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Unit information: Aerospace Commerce, Operations and Ethics in 2020/21

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Unit name Aerospace Commerce, Operations and Ethics
Unit code AENGM0070
Credit points 10
Level of study M/7
Teaching block(s) Teaching Block 2 (weeks 13 - 24)
Unit director Professor. Lieven
Open unit status Not open




School/department Department of Aerospace Engineering
Faculty Faculty of Engineering


To introduce students to the infrastructure of the air transport industry, commercial and regulatory considerations in aircraft operations, and also highlight contrasts between military and civil operations and other related topics. The unit will provide a focus for discussion concerning some operational issues arising from other units studied during the Aerospace Engineering degree course, such as Aeronautics, Design Project, etc

The most challenging part of the course will be the requirement for students to reflect on how commercial imperatives influence ethical judgement. This will be taught from a basis of establishing the commercial and operational imperatives in the civil and defence sector and aligning them with increasing awareness of aspects of sustainbility, autonomy and data security.


Note: the following list is provided without prejudice and should not be interpreted as prescriptive, inclusive or exclusive. It is provided as an indicator of broad areas relating to relevant topics which will be adjusted according to current practice, availability of staff and contemporaneous events (see examples under Assessment Details item 1).

Lecture topics:
• Introduction to the airline industry
• Airline economics
• Airline costs (incl. AEA DOC estimation)
• Regulation/deregulation
• Marketing & product, demand and forecasting
• Low Cost airlines – business models
• Airline Safety
• Air Traffic Management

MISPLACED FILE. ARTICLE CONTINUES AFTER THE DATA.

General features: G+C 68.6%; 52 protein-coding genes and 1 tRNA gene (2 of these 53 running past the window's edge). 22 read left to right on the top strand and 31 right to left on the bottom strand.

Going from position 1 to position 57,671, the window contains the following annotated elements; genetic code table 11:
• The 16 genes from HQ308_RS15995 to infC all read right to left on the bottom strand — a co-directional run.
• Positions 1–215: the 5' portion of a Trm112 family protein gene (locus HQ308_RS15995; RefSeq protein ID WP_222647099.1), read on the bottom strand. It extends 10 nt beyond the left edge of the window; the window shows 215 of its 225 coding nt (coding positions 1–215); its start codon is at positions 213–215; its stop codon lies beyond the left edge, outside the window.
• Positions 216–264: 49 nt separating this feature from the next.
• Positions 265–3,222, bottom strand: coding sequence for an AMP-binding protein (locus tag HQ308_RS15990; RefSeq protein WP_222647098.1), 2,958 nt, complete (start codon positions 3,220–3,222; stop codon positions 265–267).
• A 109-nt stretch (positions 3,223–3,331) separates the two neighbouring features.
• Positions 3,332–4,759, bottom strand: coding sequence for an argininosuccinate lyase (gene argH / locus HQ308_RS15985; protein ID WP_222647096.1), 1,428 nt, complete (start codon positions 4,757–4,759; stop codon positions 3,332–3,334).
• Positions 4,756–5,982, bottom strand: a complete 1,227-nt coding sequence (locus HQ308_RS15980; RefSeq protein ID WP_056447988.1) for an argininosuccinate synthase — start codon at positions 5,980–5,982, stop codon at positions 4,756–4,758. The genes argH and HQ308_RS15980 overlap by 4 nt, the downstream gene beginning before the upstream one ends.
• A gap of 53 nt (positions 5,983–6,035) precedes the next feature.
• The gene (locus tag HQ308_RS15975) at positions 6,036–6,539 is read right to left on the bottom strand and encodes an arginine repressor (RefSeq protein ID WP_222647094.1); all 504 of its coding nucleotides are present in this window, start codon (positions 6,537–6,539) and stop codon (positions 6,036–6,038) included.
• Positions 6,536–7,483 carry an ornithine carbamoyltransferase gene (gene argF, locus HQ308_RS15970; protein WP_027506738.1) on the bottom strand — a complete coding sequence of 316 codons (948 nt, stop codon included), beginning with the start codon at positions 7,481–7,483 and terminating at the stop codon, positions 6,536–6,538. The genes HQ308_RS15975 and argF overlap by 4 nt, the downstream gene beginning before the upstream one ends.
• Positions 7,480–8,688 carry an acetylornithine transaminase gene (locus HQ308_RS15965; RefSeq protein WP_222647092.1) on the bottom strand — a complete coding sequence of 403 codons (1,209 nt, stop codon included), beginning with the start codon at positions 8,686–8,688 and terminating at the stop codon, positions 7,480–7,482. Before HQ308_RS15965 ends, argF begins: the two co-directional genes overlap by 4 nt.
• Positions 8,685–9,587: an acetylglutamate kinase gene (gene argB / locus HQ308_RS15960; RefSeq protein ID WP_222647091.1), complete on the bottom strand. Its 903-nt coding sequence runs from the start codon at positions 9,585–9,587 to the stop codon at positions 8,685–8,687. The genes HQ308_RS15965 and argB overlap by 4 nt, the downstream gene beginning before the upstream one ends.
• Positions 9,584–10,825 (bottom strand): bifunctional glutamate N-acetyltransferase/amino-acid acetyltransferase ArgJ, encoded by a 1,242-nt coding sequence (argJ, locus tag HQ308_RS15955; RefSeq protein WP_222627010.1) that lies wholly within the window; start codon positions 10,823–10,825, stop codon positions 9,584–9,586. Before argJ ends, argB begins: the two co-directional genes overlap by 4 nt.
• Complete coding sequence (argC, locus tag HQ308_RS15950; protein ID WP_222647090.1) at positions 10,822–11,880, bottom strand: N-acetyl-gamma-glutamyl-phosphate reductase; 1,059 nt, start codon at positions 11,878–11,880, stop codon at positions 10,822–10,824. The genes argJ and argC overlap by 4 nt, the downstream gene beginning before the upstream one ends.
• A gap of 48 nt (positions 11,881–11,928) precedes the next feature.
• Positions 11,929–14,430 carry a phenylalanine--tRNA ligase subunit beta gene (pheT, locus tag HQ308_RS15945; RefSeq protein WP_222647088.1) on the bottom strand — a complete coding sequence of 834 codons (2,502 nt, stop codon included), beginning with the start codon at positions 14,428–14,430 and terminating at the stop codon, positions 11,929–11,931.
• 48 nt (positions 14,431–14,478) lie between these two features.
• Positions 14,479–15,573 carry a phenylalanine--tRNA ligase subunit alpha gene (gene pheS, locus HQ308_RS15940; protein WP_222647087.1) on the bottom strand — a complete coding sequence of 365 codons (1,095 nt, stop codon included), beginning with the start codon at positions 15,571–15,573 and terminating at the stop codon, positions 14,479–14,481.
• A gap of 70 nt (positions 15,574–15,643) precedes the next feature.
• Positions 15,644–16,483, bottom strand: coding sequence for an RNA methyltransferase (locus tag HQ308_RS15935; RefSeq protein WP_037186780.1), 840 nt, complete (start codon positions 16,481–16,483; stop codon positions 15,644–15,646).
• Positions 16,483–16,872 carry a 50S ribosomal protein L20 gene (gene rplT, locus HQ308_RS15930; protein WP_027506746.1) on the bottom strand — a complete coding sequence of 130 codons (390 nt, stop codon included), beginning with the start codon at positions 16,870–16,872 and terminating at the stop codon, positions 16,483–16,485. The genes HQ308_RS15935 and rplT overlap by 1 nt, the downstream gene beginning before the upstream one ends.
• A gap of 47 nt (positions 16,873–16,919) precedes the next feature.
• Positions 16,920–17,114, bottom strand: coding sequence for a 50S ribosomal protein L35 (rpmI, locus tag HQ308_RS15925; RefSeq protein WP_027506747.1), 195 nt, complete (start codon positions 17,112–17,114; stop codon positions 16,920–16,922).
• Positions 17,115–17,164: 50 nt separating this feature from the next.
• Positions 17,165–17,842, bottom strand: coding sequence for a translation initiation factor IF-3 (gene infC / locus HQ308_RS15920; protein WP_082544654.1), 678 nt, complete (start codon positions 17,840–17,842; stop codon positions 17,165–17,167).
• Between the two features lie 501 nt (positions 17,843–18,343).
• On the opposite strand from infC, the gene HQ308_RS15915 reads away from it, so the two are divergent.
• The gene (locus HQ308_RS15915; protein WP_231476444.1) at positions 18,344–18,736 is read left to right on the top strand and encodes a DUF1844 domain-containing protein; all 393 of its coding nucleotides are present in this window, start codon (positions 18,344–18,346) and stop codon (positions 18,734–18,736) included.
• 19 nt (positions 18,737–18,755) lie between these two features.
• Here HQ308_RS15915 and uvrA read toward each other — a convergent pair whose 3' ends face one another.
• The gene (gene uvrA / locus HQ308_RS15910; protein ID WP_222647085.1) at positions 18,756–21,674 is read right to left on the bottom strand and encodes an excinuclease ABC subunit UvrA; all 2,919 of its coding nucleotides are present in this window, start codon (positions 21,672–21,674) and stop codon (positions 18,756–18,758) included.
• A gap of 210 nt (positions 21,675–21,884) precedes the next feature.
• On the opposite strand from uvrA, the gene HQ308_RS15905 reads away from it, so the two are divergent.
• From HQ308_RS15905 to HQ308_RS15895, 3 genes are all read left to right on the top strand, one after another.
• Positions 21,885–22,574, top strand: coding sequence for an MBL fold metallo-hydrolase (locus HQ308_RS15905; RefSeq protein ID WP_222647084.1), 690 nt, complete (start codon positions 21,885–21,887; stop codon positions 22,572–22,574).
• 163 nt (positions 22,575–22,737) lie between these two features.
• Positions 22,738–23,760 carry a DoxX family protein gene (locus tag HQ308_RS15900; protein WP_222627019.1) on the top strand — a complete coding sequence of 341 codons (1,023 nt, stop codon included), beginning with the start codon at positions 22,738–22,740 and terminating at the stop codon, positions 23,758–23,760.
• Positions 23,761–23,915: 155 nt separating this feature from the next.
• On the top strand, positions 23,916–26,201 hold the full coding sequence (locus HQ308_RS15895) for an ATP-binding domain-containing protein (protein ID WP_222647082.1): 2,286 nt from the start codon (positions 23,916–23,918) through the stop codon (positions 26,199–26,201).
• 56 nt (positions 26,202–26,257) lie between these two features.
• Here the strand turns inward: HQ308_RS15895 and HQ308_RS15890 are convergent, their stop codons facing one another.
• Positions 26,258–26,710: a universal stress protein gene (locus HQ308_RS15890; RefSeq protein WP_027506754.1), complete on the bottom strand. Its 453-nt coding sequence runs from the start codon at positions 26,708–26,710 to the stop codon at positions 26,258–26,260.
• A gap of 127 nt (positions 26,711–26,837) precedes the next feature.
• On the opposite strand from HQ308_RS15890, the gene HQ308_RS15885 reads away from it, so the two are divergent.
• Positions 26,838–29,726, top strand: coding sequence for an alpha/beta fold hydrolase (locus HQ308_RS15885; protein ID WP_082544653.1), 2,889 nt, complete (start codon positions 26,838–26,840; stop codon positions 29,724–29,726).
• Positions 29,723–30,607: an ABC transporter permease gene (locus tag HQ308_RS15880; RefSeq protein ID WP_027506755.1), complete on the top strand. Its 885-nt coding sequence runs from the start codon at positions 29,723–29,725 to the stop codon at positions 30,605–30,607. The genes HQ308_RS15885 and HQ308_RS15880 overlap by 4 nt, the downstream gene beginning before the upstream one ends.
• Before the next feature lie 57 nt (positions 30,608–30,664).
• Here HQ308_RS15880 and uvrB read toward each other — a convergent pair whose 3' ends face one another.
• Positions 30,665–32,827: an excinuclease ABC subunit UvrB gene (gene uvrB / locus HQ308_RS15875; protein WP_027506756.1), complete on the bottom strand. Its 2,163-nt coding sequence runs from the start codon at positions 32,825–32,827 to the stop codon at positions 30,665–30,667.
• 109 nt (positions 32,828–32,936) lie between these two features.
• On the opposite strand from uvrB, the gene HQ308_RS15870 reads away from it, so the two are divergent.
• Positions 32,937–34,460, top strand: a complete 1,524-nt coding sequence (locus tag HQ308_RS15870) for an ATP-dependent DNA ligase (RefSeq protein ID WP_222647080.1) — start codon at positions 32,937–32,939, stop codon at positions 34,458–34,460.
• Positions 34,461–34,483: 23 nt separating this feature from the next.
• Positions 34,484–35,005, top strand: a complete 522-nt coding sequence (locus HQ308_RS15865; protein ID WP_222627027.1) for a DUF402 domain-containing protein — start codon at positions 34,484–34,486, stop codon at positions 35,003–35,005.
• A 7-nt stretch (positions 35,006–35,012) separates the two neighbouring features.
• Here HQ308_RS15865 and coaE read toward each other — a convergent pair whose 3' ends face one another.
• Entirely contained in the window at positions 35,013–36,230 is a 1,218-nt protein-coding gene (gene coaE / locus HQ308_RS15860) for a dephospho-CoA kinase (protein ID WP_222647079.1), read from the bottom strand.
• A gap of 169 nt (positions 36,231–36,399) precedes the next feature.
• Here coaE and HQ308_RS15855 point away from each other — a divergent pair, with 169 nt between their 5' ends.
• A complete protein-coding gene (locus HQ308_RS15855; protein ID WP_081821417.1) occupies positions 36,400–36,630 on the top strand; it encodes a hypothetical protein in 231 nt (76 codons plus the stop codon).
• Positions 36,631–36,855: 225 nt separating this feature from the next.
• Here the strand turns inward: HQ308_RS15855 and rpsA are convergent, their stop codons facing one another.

• Noise
• Failures and Reliability
• Maintenance, Repair and Overhaul (MRO)
• Aviation Sustainability
• Ethics of Civil Aviation (introduction - see guest seminars below for additional material)

Guest Seminars, agreed by invitation, subject to availability:
• Defence operations from “lecture theatre to in-theatre” (Prof Richard Markeivitz - DSTL)
• Regulation of Autonomous aerospace vehicles (Prof Richard Markeivitz - DSTL)
• Ethics of autonomy (Prof James Ladyman – UoB, Department of Philosophy)
• Air transport and its effect on human migration (Prof Sir Malcolm Evans, UoB, Department of Law and Chair of the UN Court of Human Rights)
• Airport operations (David Lees – CEO, Bristol Airport - TBC)

Intended learning outcomes

After successful completion of this unit students will be able to:-

  • Participate constructively indiscussions and engage in policy formation relating to the fundamental commercial and economic regulatory matters governing international airline operations
  • comprehend the fundamental differences between military and civil operations
  • appreciate the engineering drivers and implications of various economic and environmental issues
  • comprehend and defend positions on contemporary aviation issues
  • apply ethical principles in relation to transport of goods and people

Teaching details

Teaching will be delivered through a combination of synchronous and asynchronous sessions, which may include lectures, practical activities supported by drop-in sessions, problem sheets and self-directed exercises.

Assessment Details

100% portfolio

Reading and References

The primary text for a large portion of the unit is:

• Doganis, R. Flying Off Course: The Economics of International Airlines, 4th ed., Taylor & Francis Ltd., 2010. [essential reading] A variety of editions of this book are available in the library ( and Search: Doganis, Rigas)

Also recommended:
• Doganis, R. The Airline Business, 2nd ed., Routledge, 2005
• Belobaba, Odoni & Barnhart The Global Airline Industry Wiley-Blackwell 2009
• Wells, Alexander T. Air Transportation, A Management Perspective, 4th ed., Wadsworth, Publishing Company, 1999.
• Roskam: Airplane design Methodology
• Vallor: Technology and the Virtues: A Philosophical Guide to a Future worth Wanting
• Harris, Pritchard and Rabins: Engineering Ethics